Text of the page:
This Lemon Pound Cake is a Lemon lover’s delight! It is the most lemony, deliciousness, moist cake I’ve ever had.
No box mix, my mom used to make these all the time and I could never find her exact recipe. But, I’m finally happy to say “this has to be it”.
This Lemon Pound Cake hits every note from mom’s version of the same cake. It is mostly because it gets brushed with a lemon syrup to seal the deal. Adding to all the moisture of the cake itself.
It has got this perfect texture and flavor, and then it gets topped with a drizzle of sweet and tangy lemon glaze. This Lemon Pound Cake is so perfect that you may need to make a few extra. Just so that you can share some with everyone you love, because it’s so darn good. You will want everyone to know how much you love it.
You will seriously want to lick up every crumb of the first piece, so you might need a private moment for all that. I wouldn’t recommend licking the plate in front of just anyone all willy nilly like.
Now I want everyone to achieve Lemon Pound Cake perfection, so I’m including a list of baking tips from the pros. That way, anyone who has never made a cake from scratch can feel confident to try this one. It’s really not hard at all, just a matter of having the right tools to do the job.
Such as anything in life, if you have the right tools you can accomplish anything, whether your tools be the right pan that won’t stick or following the right information like using room temperature ingredients.
Did you know there was Pure Lemon Extract? You know like vanilla, only lemon?! OMG people! I am in love with this stuff, it smells so good. But no worries if you don’t have it or can’t find it. You can use one teaspoon of freshly grated lemon peel per teaspoon of lemon extract. Or you can make you own Homemade Lemon Extract.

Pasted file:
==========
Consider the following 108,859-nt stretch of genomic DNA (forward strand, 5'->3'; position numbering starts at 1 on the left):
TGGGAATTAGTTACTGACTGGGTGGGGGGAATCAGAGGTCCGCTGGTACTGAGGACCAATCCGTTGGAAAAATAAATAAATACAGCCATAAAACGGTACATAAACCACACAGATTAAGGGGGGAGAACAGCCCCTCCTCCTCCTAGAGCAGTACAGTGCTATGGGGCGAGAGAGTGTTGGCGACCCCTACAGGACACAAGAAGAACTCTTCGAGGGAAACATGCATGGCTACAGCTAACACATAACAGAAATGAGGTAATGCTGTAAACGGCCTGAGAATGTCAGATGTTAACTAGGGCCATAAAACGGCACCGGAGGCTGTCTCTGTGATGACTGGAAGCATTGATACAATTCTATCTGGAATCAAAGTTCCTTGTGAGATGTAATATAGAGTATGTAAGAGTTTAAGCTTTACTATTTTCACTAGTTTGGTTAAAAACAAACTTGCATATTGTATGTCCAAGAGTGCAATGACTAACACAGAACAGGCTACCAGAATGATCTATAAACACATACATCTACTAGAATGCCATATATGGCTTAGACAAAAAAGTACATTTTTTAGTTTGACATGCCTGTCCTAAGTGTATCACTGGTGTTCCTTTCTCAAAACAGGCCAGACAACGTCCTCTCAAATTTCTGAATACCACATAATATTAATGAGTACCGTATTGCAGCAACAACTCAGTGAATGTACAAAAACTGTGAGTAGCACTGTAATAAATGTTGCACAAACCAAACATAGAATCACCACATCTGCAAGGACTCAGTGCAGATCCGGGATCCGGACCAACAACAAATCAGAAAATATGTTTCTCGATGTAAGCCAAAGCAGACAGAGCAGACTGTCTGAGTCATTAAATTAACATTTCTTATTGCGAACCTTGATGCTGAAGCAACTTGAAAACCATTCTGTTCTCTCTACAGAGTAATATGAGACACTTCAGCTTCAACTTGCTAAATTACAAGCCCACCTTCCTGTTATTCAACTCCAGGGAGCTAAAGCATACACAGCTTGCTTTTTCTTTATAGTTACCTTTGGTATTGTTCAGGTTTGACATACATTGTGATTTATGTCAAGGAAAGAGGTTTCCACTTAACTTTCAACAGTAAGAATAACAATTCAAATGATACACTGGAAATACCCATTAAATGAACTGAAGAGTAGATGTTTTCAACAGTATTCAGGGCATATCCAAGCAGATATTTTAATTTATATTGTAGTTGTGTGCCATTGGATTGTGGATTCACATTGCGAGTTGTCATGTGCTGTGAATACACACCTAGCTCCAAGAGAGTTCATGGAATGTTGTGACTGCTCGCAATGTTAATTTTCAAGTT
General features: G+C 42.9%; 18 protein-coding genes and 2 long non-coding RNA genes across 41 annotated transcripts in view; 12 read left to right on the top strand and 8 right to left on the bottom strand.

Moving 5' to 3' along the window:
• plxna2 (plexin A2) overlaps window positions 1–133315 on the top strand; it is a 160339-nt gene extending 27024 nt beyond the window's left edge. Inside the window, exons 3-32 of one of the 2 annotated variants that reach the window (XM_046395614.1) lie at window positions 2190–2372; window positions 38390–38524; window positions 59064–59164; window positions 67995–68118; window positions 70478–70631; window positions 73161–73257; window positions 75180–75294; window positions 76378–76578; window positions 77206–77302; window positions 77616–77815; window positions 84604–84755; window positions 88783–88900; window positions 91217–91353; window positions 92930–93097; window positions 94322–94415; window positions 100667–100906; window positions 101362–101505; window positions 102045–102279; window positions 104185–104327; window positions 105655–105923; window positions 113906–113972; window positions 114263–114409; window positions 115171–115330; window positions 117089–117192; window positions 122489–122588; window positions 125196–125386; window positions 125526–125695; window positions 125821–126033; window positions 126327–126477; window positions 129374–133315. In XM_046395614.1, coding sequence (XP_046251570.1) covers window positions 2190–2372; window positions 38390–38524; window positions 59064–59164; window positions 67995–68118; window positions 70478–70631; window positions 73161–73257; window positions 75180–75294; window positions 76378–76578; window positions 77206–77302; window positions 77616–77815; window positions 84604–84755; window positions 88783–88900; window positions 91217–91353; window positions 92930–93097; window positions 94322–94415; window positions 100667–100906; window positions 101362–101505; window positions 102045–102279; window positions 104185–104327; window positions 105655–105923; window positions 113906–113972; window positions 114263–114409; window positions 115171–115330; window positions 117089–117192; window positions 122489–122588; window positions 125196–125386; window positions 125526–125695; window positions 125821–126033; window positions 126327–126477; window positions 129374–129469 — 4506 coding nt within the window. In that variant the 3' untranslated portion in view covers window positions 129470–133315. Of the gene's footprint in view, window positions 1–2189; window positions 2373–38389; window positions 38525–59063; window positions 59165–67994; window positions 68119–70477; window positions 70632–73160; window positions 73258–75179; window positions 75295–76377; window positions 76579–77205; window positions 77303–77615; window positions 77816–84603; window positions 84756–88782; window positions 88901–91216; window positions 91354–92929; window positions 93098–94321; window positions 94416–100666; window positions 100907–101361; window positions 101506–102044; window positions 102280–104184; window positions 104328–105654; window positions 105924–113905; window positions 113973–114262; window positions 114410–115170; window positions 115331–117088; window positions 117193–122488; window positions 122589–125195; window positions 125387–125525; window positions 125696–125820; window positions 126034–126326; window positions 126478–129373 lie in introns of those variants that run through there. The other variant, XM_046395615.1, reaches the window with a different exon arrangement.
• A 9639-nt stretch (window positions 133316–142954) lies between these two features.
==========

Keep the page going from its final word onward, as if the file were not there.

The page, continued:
- Measure the flour by gently spooning it into a cup, then sweeping off any excess.
- Why is it important to use ingredients at room temperature? “The key in achieving a nice, velvety batter.” says Shauna Sever author of Midwest Made: Big, Bold Baking from the Heartland
- If you don’t have buttermilk – use milk and add a tablespoon of lemon juice (or you can use white vinegar), it does the job quite nicely. This mixture won’t get as thick and creamy as buttermilk, but it will perform its role in the batter just as well. Leaving our baked goods airy, tender, and tasty. Let the mixture stand at room temperature for 5 to 10 minutes.
- How to prevent Bundt cakes from sticking.
- If you didn’t read the prevention method and your afraid your stuck, here’s Stuck Bundt solution
- For the best cakes, make sure your oven is cooking at the correct temperature. Test Your Oven’s Accuracy
- If your bundt pan is not in good shape it’s better to replace it. The bundt pan I use is like this nice heavy Nordic Ware Bundt Pan, it’s never failed me.
- Can You Bake a Bundt Pan Recipe in a Regular Pan? The short answer is yes, but Bundt batter baked in 13×9-inch pans may require more time, so stay in the kitchen while the cake bakes and give it plenty of attention to ensure proper doneness.
- This little chart is handy to have if you need to convert Pan Dimensions and Volumes from The Joy of Baking.
- According to Alton Brown “Creaming Method for butter and sugar – It’s considered light and fluffy when your no longer able to see sugar granules, but you can still feel them”
- If you don’t have a Zester or Micro Plane use the smallest side of a box grater for zesting lemons
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- 2 sticks (1 cup) unsalted butter, softened to room temperature
- 3 cups all purpose flour, sifted, spooned and leveled